KIRIKOU AND THE SORCERESS (1998) Dir. Michel Ocelot. Based on a West African folktale, this exquisite animated fable follows the adventures of the precocious newborn Kirikou who—never mind being straight out of the womb—sets out to save his village from an evil witch. Striking, jewel-box visuals are set to a vibrant soundtrack by Senegalese great Youssou N’Dour to yield a feast of sensory delights. 35mm. 74min. Sun, Feb 11 at 12pm

MEN IN BLACK (1997) Dir. Barry Sonnenfeld. With Will Smith, Tommy Lee Jones, Linda Fiorentino. “Here come the M.I.B.s…” This defining smash hit made Will Smith and Tommy Lee Jones—iconic in black Ray-Bans—the ultimate action-comedy duo of the late 90s. They are the dapper, memory-zapping galaxy defenders who crack wise while patrolling New York City for extraterrestrial funny business. The combination of dry wit, megawatt star power, and ingenious creature effects make for a refreshingly breezy blockbuster. DCP. 98min. Sun, Feb 11 at 7:15pm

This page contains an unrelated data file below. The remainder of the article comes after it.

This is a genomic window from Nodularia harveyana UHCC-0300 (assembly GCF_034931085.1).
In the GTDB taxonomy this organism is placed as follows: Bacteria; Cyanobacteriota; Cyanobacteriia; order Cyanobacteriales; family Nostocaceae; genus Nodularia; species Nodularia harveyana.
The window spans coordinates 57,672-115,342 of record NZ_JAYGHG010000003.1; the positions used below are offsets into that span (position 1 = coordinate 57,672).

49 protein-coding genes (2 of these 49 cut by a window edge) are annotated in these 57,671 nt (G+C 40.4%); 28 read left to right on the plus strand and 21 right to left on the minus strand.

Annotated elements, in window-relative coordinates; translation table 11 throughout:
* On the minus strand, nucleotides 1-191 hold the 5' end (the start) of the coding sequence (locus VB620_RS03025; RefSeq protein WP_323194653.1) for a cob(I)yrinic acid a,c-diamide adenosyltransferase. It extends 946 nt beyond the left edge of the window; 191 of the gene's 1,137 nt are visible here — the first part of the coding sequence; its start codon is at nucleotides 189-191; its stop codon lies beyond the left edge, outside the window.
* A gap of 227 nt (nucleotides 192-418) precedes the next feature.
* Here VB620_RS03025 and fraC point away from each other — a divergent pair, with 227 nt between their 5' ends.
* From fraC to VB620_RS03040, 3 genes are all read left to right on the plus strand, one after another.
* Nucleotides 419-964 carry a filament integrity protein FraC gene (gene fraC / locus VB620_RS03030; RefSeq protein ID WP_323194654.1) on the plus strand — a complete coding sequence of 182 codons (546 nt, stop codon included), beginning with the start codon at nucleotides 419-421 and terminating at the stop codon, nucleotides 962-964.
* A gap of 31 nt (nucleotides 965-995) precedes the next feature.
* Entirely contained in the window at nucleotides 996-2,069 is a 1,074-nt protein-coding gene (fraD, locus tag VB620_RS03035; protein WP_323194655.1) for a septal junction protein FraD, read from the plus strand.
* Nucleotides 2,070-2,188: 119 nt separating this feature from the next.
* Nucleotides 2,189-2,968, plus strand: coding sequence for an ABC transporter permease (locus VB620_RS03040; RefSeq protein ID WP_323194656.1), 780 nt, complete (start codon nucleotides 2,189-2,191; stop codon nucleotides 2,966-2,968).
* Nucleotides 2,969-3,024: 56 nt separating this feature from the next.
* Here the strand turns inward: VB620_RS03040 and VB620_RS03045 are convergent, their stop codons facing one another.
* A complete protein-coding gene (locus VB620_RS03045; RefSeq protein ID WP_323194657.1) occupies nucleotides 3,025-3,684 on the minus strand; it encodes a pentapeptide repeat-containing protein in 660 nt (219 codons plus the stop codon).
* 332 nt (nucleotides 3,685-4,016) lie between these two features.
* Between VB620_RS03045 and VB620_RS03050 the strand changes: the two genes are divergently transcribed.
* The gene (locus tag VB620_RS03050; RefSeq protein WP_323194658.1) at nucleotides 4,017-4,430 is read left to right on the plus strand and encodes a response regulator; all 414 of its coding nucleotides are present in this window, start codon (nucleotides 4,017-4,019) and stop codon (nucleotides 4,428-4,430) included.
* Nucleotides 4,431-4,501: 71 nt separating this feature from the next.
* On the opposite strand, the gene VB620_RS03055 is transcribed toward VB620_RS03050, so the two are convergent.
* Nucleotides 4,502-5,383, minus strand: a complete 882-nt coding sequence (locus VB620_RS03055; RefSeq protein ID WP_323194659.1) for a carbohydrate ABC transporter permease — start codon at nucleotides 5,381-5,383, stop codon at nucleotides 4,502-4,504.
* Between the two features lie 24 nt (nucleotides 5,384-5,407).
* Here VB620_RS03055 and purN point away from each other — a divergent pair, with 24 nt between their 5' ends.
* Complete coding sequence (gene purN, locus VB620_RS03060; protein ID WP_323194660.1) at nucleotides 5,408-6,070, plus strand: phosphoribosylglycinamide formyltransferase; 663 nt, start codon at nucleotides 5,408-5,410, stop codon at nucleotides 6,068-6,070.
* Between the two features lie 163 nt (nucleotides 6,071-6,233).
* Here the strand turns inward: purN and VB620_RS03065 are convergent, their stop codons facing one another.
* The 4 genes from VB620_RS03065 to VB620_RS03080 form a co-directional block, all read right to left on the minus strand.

THE METEOR MAN (1993) Dir. Robert Townsend. With Townsend, Marla Gibbs, Eddie Griffin. Writerdirector-star Robert Townsend (the force behind the brilliant industry satire Hollywood Shuffle) helms this lovably goofy farce. He plays a DC schoolteacher who acquires super powers—chief among them, the ability to communicate with his dog—after being struck by a meteor, and sets about cleaning up his neighborhood, from taking on gangs to building a community garden. The Meteor Man boasts an eclectic series of cameos from Luther Vandross, Cypress Hill, Naughty by Nature, and others. 35mm. 100min. Sun, Feb 11 at 4:30pm